This week in Monaco was all about health measures, coming events and construction projects. In case you were busy to follow the news this week, here is an update for you.
A new project aimed at pedestrians and tourists will connect Port Hercule to the new Anse du Portier eco-district via a footbridge. The Ecopolis association put forward the urban planning project which combines aesthetics and the appeal of walking in the Principality. The footbridge, still in the early stages of development, would link the Yacht-club and the future seafront extension community. The elegantly designed bridge, in the open air and below the Fairmont hotel, would make it possible to avoid walking under the Louis-II tunnel.
Health authorities in Monaco are currently testing the reliability of two new oral tests, considered easier and less unpleasant than nasopharyngeal swabs, at the Espace Léo-Ferré.
PCR nasal tests are the main way that the Principality (as well as the rest of the world) is testing for COVID-19. But the nasal swab, which measures about fifteen centimetres long, is not very comfortable for the patient being tested. Especially for a child who may move around during the sample. Monegasque health authorities are studying alternative mouth swab tests as part of their health strategy.
The Principality is gearing up to host an unprecedented three Grands Prix events this season, between 23 April and 23 May 2021. After Covid-19 took motor racing away from the emblematic circuit last year, the 2021 races promise to be extra-special.
The three events are: the Monaco Grand Prix (Formula 1 and side events) and both the Historic Monaco Grand Prix and the Monaco E-Prix will also be held this year (usually they take place on alternate years).
The Prince’s Government has just taken note of the announcement by the French authorities of the relaxation of health controls for residents of the Principality of Monaco who travel to the Var.
Concretely, as is the case for the Alpes-Maritimes, residents of the Principality of Monaco can go to the Var department without a PCR test, as long as the trip remains less than 24 hours.
Was 2020, when the scourge of the pandemic stole all the headlines, the year everyone wants to forget? Not for Joshua Cheptegei who thumbed his nose at the pessimists and blazed to a 5000 metre world record.
Joshua Cheptegei’s world 5000 m record of 12:35.36 set at the Wanda Diamond League in Monaco on 14 August 2020 has since been ratified by the World Athletics organization. The Ugandan, now 24, had taken two seconds off Kenenisa Bekele’s mark of 12:37.35, set on 31 May 2004 in Hengelo. Amazingly, it was Cheptegei’s first race since setting a world 5km record on the roads on 16 February, 2020 also in Monaco. 2020 was indeed a banner year for Joshua.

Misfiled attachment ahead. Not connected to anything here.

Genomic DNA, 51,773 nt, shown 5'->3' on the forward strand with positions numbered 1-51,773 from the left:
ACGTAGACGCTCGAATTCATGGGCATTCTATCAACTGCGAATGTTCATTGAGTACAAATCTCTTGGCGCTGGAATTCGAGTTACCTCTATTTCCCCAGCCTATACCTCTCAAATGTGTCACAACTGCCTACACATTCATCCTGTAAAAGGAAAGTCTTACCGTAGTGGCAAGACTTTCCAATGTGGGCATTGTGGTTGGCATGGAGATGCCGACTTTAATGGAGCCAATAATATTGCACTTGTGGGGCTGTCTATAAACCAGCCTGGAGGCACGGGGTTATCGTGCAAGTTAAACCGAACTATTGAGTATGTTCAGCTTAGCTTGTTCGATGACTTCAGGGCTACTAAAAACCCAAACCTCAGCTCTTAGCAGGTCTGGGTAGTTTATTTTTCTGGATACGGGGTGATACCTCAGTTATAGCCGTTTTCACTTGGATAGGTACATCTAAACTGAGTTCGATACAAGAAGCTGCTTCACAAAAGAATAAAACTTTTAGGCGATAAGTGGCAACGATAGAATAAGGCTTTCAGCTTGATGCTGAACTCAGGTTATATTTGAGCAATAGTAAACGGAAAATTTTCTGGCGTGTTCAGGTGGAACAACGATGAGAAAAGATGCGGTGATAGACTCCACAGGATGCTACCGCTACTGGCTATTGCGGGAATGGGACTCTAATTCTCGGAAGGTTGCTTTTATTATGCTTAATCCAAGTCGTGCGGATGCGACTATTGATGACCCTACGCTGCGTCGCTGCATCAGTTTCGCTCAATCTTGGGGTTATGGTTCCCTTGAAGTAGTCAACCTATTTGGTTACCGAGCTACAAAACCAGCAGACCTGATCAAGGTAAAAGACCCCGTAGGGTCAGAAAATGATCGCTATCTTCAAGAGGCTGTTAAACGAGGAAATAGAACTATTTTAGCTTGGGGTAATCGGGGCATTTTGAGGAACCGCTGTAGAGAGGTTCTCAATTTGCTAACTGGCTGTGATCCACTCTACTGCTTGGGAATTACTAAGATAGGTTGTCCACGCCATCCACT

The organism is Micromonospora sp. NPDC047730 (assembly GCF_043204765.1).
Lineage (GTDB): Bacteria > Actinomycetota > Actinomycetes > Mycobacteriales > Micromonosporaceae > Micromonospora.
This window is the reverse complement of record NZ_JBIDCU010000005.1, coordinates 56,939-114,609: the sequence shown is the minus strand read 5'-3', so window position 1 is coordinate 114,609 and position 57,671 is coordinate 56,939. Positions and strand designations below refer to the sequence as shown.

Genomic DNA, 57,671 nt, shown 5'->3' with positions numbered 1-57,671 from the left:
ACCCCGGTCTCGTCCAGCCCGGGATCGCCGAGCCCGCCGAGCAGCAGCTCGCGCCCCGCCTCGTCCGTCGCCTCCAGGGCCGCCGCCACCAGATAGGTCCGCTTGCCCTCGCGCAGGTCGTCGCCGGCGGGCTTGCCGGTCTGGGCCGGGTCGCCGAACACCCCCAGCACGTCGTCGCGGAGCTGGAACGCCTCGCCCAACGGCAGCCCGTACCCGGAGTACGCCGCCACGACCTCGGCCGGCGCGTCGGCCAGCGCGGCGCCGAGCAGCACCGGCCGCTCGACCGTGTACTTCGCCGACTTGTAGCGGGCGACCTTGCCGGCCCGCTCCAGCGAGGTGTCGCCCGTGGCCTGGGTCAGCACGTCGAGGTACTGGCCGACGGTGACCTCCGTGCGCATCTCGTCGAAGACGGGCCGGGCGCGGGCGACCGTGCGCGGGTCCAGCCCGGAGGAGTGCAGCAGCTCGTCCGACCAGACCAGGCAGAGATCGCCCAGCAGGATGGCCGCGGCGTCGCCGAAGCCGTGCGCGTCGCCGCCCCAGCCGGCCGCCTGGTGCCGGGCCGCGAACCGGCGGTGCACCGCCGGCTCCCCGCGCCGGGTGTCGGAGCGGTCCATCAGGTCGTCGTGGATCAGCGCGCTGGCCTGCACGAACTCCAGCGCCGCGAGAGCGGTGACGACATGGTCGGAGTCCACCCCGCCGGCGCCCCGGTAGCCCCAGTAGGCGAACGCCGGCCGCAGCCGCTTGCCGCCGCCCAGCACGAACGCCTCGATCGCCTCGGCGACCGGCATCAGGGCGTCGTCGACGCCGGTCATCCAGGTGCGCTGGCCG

Monaco’s Princely Government has immediately tightened the conditions for French citizens and French residents entering its territory, by requiring anyone from France to have a negative PCR test of less than 72 hours and a certificate of non-contagiousness for Covid-19.
Frontier workers, schoolchildren and students, as well as residents of the Alpes-Maritimes coming to the Principality for less than 24 hours are exempt from these measures.
Just as the Grand Prix is a superhuman event to stage we also watched the Monte Carlo Country Club go through months of preparation in 2020 to host the Monte Carlo Rolex Masters tennis tournament. It then came as a shock that Monaco’s second most prestigious event was cancelled as the Covid-19 epidemic took hold. One had hoped at least that the tournament could have been filmed, even if for health-safety reasons spectators could not be allowed to crowd the stands.
But as the eye of the storm of the pandemic started to dominate the world, the safety of the players and the difficulty of flying players into and around Europe made holding the tournament in 2020 impossible. Not long after the Monaco Grand Prix also fell victim. And so 2020 became the historic year of nightmare cancellations of the world’s greatest events.
At the request of the Prince’s Government, the Military Force, comprising the Palace Guards and the Fire and Emergency Service, was mobilised at the beginning of the pandemic and is playing an active role in the operation of the National Testing Centre at the Espace Léo Ferré.
Fifty-four soldiers – 25 Palace Guards and 29 firefighters – have been trained in the administration of serological and antigen tests, as well as in how to take nasopharyngeal samples for PCR testing.